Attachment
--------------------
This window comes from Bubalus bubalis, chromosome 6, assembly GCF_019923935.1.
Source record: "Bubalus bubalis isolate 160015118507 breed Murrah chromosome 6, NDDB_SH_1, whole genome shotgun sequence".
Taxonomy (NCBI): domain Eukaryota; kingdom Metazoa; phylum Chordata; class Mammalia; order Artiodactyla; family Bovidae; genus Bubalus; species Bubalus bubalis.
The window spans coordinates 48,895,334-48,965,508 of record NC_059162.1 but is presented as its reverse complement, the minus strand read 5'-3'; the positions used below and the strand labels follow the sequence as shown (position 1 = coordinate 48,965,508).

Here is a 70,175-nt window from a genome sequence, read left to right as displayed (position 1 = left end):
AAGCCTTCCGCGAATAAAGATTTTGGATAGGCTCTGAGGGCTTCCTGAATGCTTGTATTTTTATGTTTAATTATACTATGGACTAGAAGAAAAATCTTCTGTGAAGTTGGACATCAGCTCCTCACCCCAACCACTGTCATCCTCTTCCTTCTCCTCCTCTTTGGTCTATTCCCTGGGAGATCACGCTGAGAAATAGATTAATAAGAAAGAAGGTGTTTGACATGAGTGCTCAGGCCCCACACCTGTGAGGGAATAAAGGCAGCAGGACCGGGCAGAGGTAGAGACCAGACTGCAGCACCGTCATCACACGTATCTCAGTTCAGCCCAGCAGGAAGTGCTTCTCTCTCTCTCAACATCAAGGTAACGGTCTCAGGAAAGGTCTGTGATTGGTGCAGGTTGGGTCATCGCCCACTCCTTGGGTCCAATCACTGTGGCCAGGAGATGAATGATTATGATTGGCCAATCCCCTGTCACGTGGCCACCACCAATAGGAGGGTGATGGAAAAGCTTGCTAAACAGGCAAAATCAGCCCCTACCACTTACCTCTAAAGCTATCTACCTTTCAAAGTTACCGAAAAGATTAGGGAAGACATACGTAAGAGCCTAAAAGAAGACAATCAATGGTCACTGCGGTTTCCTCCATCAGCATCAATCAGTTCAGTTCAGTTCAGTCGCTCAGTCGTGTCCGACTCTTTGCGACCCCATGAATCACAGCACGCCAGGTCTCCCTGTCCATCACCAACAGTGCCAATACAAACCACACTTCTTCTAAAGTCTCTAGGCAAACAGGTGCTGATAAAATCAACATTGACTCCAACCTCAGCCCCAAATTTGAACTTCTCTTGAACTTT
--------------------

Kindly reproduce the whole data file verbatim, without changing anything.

This window comes from Bubalus bubalis, chromosome 6, assembly GCF_019923935.1.
Source record: "Bubalus bubalis isolate 160015118507 breed Murrah chromosome 6, NDDB_SH_1, whole genome shotgun sequence".
Taxonomy (NCBI): domain Eukaryota; kingdom Metazoa; phylum Chordata; class Mammalia; order Artiodactyla; family Bovidae; genus Bubalus; species Bubalus bubalis.
The window spans coordinates 48,895,334-48,965,508 of record NC_059162.1 but is presented as its reverse complement, the minus strand read 5'-3'; the positions used below and the strand labels follow the sequence as shown (position 1 = coordinate 48,965,508).

Here is a 70,175-nt window from a genome sequence, read left to right as displayed (position 1 = left end):
AAGCCTTCCGCGAATAAAGATTTTGGATAGGCTCTGAGGGCTTCCTGAATGCTTGTATTTTTATGTTTAATTATACTATGGACTAGAAGAAAAATCTTCTGTGAAGTTGGACATCAGCTCCTCACCCCAACCACTGTCATCCTCTTCCTTCTCCTCCTCTTTGGTCTATTCCCTGGGAGATCACGCTGAGAAATAGATTAATAAGAAAGAAGGTGTTTGACATGAGTGCTCAGGCCCCACACCTGTGAGGGAATAAAGGCAGCAGGACCGGGCAGAGGTAGAGACCAGACTGCAGCACCGTCATCACACGTATCTCAGTTCAGCCCAGCAGGAAGTGCTTCTCTCTCTCTCAACATCAAGGTAACGGTCTCAGGAAAGGTCTGTGATTGGTGCAGGTTGGGTCATCGCCCACTCCTTGGGTCCAATCACTGTGGCCAGGAGATGAATGATTATGATTGGCCAATCCCCTGTCACGTGGCCACCACCAATAGGAGGGTGATGGAAAAGCTTGCTAAACAGGCAAAATCAGCCCCTACCACTTACCTCTAAAGCTATCTACCTTTCAAAGTTACCGAAAAGATTAGGGAAGACATACGTAAGAGCCTAAAAGAAGACAATCAATGGTCACTGCGGTTTCCTCCATCAGCATCAATCAGTTCAGTTCAGTTCAGTCGCTCAGTCGTGTCCGACTCTTTGCGACCCCATGAATCACAGCACGCCAGGTCTCCCTGTCCATCACCAACAGTGCCAATACAAACCACACTTCTTCTAAAGTCTCTAGGCAAACAGGTGCTGATAAAATCAACATTGACTCCAACCTCAGCCCCAAATTTGAACTTCTCTTGAACTTT